We need as much information as possible on easily making this system work with different input methods and their associated keyboard layouts and Input Method Editors (IMES) for different languages and writing systems, whether alphabetic, syllabic, or logographic. If you input a language other than English in a writing system other than Latin alphabet, please check the relevant wiki articles, including countries, keyboard layouts, writing systems, and fonts, and add information on what software and Unicode fonts are necessary or best for inputting and displaying text.
About 30 writing systems are used for at least one modern national language. Linux systems now routinely come with support for almost all of them, lacking only Mongolian alphabet, which is in development. There are free tools for making keyboard layouts for any language and writing system.
Windows XP lacks Mongolian, Ethiopian, Oriya, Laotian, Burmese, Cambodian, and Tibetan.
Note that Unicode code charts for all of these writing systems are available online in PDF format, so you can see the characters even if you don't have a matching font installed on your computer.
A good resource for Unicode fonts is the Unicode font guide. There are large Unicode fonts such as Code2000 with the characters for most writing systems. Windows and Macintosh also support many writing systems with fonts and keyboards.
 Curriculum Work
While ultimately, the work on curricula will be done by the ministries of education who buy this, there are several efforts underway to explore some of the education potential from this project. These projects include:
- Benjamin Mako Hill's Software Freedom Curriculum which will (very soon) be available on Wikibooks, an open textbook project.
If you can write code, you can focus either on fixing our bugs or by building up or creating new types of education applications. There is no guarantee that anything will be on every or any machines but a compelling system stands to make a real difference.
(It would be really cool if the devices were made available to developers. Say at twice the current going rate. This way each developer that bought one would not only be contributing code that made the devices more valuable, but would be making another device available to someone in need at the same time.)
- Developers working on hardware can get Laptops. You don't need the hardware to develop applications, just the Sugar development environment.--Mokurai 20:41, 4 November 2006 (EST)
 Non-OLPC Projects
See also Earth Treasury, which proposes to link schools for educational and business opportunities.
- Buying laptops for a poorer country, or funding national Internets.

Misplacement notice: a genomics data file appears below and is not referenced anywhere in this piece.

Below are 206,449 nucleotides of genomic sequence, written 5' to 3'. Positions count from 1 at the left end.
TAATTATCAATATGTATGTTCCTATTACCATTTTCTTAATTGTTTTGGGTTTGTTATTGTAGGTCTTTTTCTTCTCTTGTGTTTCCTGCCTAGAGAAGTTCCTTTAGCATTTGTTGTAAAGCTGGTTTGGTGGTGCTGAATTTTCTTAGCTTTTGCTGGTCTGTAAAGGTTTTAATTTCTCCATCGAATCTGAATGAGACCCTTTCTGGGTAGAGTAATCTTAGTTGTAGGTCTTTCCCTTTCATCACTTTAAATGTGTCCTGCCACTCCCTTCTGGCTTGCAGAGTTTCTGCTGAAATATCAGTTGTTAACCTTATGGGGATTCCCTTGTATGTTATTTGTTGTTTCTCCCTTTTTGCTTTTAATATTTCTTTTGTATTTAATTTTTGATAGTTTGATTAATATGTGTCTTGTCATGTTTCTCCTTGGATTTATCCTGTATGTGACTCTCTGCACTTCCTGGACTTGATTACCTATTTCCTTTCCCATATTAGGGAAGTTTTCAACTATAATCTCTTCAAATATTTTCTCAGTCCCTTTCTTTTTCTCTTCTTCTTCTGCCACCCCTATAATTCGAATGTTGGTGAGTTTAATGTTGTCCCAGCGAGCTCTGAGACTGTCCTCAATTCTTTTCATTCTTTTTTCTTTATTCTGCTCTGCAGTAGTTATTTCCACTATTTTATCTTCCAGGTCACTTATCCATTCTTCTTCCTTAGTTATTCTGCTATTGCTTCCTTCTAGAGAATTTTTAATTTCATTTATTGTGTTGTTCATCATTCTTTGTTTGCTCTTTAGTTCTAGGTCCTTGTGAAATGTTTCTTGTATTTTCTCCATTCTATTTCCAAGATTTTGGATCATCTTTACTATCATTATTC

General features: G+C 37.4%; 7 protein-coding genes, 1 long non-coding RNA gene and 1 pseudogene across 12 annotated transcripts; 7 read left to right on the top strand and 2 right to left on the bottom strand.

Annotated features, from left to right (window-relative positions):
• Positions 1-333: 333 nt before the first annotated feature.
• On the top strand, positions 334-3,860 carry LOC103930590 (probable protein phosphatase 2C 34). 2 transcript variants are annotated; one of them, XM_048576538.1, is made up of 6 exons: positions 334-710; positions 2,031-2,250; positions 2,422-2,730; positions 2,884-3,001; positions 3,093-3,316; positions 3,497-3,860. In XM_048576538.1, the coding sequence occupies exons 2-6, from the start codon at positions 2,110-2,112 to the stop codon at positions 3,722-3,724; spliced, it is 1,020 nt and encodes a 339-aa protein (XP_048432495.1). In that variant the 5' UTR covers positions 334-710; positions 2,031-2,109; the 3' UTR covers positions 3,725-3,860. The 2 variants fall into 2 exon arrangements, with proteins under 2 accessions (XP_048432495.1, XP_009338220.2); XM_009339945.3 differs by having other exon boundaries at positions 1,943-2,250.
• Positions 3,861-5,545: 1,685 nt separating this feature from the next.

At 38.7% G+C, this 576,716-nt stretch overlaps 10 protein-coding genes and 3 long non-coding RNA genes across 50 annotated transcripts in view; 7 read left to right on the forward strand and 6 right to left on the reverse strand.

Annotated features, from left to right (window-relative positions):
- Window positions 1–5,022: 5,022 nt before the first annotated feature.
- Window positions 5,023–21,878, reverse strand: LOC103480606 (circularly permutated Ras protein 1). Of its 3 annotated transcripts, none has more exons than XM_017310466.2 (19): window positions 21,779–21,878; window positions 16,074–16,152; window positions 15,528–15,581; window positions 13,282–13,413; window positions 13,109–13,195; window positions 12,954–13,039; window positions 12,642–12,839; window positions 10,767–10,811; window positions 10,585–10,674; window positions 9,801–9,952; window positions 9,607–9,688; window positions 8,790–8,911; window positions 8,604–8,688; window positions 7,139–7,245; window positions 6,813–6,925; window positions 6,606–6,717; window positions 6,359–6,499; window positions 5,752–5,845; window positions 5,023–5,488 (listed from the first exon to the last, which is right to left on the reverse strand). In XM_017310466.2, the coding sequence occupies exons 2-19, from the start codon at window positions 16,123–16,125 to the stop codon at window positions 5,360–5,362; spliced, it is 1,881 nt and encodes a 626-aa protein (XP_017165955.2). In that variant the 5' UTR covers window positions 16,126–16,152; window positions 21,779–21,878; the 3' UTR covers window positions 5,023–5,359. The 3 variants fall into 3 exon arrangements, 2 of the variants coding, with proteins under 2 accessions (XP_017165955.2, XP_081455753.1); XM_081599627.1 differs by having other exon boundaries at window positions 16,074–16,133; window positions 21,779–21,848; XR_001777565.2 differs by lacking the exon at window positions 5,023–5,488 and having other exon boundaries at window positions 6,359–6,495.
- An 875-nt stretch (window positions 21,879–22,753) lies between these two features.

- Localizing Free Software.
- Creating more content on the Web in as many languages as possible.
- Connecting emigrants and expatriates to their home countries and communities.
- Connecting schools in your country with schools in another country, including students, teachers, and communities.
- Connecting all sorts of other organizations: Linux User Groups, churches (of any religion), service organizations, the PTA,...to developing country schools, hospitals, churches (of any religion), refugee camps, orphanages,...
- Creating a curriculum around global connections, using new resources to update coursework in all relevant subjects: languages, literature, history, geography, economics, art, music, biology, health, statistics, civics, home economics,...
- Working with organizations such as Junior Achievement on international business opportunities and business education for schoolchildren.
- Field work in Green MBA programs, the Reuters Digital Vision program, and the like.
- Community health interventions along the lines of Partners in Health or Sarvodaya.
- Work on international relations, including your own country, any treaty organizations it belongs to, and more general legal frameworks for ecology, economic development, Intellectual Property, and human rights.
- Peace in Sudan, Somalia, Central African Republic, Iraq, Afghanistan, Israel and Palestinian territories, Northern Ireland, Sri Lanka...
- Freedom in North Korea, Burma, Zimbabwe,...
- Creating new human rights, to health, to information, and more.
- Starting more microbanking institutions.
- Joining the Village Computing projects of Sarvodaya and Grameen Communications.
See also 101 Things To Do.
 Feedback and Ideas
The best way to get things done in this project or to push it in a good direction is to get involved and help push it yourself. That said, feedback is still welcome. You can add ideas to the OLPC Idea Pool.